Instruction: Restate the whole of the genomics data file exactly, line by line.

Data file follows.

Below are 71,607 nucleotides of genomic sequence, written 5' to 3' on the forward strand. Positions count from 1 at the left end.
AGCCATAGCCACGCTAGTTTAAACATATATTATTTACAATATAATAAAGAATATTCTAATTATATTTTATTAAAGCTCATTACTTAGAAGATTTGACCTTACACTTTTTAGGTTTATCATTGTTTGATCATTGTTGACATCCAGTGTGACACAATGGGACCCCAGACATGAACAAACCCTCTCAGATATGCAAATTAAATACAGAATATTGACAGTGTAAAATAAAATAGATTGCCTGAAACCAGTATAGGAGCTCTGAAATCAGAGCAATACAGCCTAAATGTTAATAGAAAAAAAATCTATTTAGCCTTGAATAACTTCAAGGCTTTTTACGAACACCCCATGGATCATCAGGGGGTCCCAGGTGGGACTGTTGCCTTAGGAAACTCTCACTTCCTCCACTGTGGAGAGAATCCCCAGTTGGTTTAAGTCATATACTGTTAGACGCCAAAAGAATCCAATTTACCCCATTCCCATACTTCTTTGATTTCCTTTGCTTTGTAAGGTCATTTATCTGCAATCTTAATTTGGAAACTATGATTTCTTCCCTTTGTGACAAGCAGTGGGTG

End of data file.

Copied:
Below are 71,607 nucleotides of genomic sequence, written 5' to 3' on the forward strand. Positions count from 1 at the left end.
AGCCATAGCCACGCTAGTTTAAACATATATTATTTACAATATAATAAAGAATATTCTAATTATATTTTATTAAAGCTCATTACTTAGAAGATTTGACCTTACACTTTTTAGGTTTATCATTGTTTGATCATTGTTGACATCCAGTGTGACACAATGGGACCCCAGACATGAACAAACCCTCTCAGATATGCAAATTAAATACAGAATATTGACAGTGTAAAATAAAATAGATTGCCTGAAACCAGTATAGGAGCTCTGAAATCAGAGCAATACAGCCTAAATGTTAATAGAAAAAAAATCTATTTAGCCTTGAATAACTTCAAGGCTTTTTACGAACACCCCATGGATCATCAGGGGGTCCCAGGTGGGACTGTTGCCTTAGGAAACTCTCACTTCCTCCACTGTGGAGAGAATCCCCAGTTGGTTTAAGTCATATACTGTTAGACGCCAAAAGAATCCAATTTACCCCATTCCCATACTTCTTTGATTTCCTTTGCTTTGTAAGGTCATTTATCTGCAATCTTAATTTGGAAACTATGATTTCTTCCCTTTGTGACAAGCAGTGGGTG